Monday, December 26, 2011

Buzz Coil: December '11

A look at some posts of interest from our blogroll and sometimes beyond:

Association for the Study of Women and Mythology: In a Dec. 8 post, "Announcing the Kore Award for Best Dissertation," ASWM gives details on how to apply for this monetary award. Deadline for applications is Feb. 15.

Feminism and Religion: In a Dec. 22 post, Gina Messina-Dysert announces, "Hildegard of Bingen to be Canonized and Named Doctor of the Church." Messina-Dysert mentions that she and many others assumed Hildegard was previously canonized "since she has been called St. Hildegard and had a feast day since 1940." She goes on to explain the complexities involved. With links to other articles about Hildegard.

In a Dec. 19 post, "Women Are More Spiritual Than Men? The Mormon Conception," Caroline Kline discusses the problems that this characterization presents for "some Mormon feminists like myself."

Carol P. Christ writes a very moving account in her Dec. 16 post of what it’s like to attempt to go "Home For The Holidays" when you are devalued by and disaffected from your family.

Broomstick Chronicles and COG Interfaith Reports: Beginning Nov. 30 and continuing through Dec. 12, Macha NightMare reports in 4 posts on the recent meeting of the American Academy of Religion, especially its incorporation of Pagan Studies, including spiritual feminist speakers.

Hecatedemeter: Blogger Hecate’s Dec. 17 post, "All Politics Are Local" tells about a political house call made by an Iraq war veteran that turns in to a conversation about holiday differences and the importance of religious freedom.

The Village Witch: In her Dec. 21 post, "Becoming Winter Solstice," Byron Ballard writes about the significance of Solstice in nature and in our psyches.

The Wild Hunt: In his Dec. 21 post, "A Blessed Solstice," Jason Pitzl-Waters gives background on a variety of historical and current Solstice celebrations and shares quotes about Solstice from others.

ZBudapest Blog: Z Budapest begins her Dec. 20 post, "Rocking the Goddess in Topanga Canyon and a New Old Rule," about the celebration of the 40th anniversary of Susan B. Anthony Coven Number One, with this:
They had a throne for me to sit on. I didn’t want to. I am not a feudal lord, but I understood that this ritual was about the honoring me and themselves. About honoring the four decades of worshipping the Goddess; teaching new women and girls the Dianic Tradition. It is quite an achievement.
Z then gives a summary of the coven’s history and details of the celebration, in which the Circle of Aradia also participated and which included the ordination of 2 priesteses by Ruth Barrett.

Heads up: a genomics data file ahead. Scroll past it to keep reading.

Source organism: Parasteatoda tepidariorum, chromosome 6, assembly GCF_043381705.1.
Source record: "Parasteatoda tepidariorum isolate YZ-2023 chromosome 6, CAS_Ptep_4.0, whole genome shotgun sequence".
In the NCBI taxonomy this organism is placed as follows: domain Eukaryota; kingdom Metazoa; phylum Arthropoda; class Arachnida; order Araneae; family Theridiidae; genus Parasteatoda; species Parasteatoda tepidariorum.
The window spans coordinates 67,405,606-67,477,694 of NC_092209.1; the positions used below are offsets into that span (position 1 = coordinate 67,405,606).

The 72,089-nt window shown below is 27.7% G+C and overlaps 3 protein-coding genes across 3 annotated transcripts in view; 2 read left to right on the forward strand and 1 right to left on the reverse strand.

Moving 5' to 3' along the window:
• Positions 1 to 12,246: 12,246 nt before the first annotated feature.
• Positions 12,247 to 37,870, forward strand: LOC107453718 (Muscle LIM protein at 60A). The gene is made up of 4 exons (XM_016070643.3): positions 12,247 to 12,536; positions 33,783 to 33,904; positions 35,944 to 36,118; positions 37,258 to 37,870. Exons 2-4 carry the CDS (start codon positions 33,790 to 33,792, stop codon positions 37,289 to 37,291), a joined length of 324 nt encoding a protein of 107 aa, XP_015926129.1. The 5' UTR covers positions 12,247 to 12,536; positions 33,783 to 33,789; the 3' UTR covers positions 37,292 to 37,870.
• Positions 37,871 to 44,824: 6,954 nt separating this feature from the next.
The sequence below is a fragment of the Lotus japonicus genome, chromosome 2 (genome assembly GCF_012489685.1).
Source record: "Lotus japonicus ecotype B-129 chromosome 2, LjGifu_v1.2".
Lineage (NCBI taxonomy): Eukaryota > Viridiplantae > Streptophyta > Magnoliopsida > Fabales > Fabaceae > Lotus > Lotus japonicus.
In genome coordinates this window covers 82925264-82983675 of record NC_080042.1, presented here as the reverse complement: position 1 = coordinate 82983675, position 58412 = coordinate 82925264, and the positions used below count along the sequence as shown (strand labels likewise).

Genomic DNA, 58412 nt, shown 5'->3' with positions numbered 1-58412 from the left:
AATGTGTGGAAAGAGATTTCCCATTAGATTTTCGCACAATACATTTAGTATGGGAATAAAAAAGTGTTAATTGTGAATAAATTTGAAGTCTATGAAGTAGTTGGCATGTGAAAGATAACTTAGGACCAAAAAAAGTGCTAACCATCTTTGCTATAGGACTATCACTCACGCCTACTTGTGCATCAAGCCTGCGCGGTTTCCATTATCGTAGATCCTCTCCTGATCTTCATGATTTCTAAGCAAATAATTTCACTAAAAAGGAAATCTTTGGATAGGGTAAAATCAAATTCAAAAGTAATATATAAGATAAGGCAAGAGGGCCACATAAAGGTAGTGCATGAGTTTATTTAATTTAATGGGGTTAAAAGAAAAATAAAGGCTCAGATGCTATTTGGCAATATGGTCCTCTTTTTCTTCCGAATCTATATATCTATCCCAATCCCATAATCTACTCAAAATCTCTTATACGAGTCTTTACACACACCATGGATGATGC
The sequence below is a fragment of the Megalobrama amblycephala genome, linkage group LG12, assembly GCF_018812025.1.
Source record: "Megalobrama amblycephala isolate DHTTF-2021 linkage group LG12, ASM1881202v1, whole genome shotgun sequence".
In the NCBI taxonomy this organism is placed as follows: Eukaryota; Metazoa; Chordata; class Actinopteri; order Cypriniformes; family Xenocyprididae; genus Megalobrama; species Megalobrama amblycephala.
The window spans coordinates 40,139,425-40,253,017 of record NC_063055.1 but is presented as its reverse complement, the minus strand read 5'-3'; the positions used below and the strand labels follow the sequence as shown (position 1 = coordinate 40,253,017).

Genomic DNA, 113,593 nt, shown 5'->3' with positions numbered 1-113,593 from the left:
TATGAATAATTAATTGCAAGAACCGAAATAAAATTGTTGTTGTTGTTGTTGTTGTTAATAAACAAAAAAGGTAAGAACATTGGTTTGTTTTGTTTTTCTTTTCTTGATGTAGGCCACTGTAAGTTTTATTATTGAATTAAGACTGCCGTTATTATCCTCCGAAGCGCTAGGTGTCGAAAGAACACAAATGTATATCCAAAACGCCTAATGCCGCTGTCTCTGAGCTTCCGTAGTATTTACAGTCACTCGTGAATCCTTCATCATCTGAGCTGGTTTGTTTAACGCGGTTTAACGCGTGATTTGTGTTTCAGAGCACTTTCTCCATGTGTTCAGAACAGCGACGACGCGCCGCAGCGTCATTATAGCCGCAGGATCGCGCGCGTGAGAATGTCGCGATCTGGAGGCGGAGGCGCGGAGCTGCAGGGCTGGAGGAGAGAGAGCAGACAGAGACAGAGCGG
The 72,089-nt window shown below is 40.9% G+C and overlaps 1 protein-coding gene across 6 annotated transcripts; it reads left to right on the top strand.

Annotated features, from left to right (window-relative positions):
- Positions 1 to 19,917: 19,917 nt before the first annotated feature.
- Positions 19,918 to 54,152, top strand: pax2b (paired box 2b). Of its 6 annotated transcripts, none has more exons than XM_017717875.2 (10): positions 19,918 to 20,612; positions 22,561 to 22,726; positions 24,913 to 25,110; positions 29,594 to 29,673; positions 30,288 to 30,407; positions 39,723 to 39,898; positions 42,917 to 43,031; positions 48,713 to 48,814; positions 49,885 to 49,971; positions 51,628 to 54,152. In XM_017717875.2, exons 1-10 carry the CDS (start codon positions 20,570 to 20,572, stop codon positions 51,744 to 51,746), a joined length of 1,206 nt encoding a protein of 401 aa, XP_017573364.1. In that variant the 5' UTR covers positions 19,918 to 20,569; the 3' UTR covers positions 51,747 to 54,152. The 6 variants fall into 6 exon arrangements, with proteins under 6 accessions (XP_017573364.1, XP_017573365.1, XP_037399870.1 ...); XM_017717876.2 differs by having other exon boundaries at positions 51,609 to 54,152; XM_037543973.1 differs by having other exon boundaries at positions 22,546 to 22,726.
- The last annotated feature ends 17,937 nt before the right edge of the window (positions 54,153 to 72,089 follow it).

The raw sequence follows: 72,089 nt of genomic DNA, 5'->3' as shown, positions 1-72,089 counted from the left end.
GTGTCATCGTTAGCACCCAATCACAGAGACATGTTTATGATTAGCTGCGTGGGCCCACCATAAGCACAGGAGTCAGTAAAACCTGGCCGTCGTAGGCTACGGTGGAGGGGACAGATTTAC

Goddess in a Teapot: In her Dec. 18 post, "Find Yourself By Getting Lost," Carolyn L. Boyd writes on several different levels about being lost and wandering lost. Included are a nun’s visit, goddesses who "wander lost" after tremendous losses, and departure from the constant pressure on women to be "doing."

American Witch is moving to, Annie Finch announced on her Dec. 2 post on the former blog location, whose posts of the last 2 years will remain there. Her Dec. 2 post at her new blog home, "How to Create Poetic Tradition, Redux," about the situation among female poets, could also apply to women who write in other genres, create art, and who are scholars, including those who write about religion.

Chess, Goddess and Everything: In a Dec. 18 post, "Don’t Think It Can't Happen Here," blogger Jan writes about current persecution of people in minority religions around the globe. She then quotes a Der Spiegel article about the "rehabilitation" of Witches in Germany.

Hail Columbia: In a Dec. 13 post, "NAR tries to build a big tent," blogger Literata begins to explore the motivations of the New Apostolic Reformation’s claim that they have no official doctrine.

Walking On Fire: In a Dec. 17 post, "Sacred Magic - Awen and the Seal of Solomon," Myfanwy (Liorah Lieucu) finds similarities in a Celtic Druid symbol and the Seal of Solomon, and explores evidence that Solomon’s Temple was a Goddess shrine.

Onion Work: In her Dec. 1 post, "Winter Quarters Hibernation," Ruby Sara writes of beginning and then apparently abandoning projects, and explores magic as a theologic principle, its relationship to "Beauty," as a "force" and a "movement," as "illusion," and as "miraculous." She implies she will be exploring magic more instead of blogging. But in a blog post of Dec. 15, "Then Again, Silence," she writes, "what I have decided is to take a major break from making any kind of declaration about blogging."

Did we miss an item you think is important? We’d like to know about it, so please leave it as a comment.



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Judith Laura

More blogs about /goddess/feminist theology/spiritual feminism/pagan/feminist spirituality/.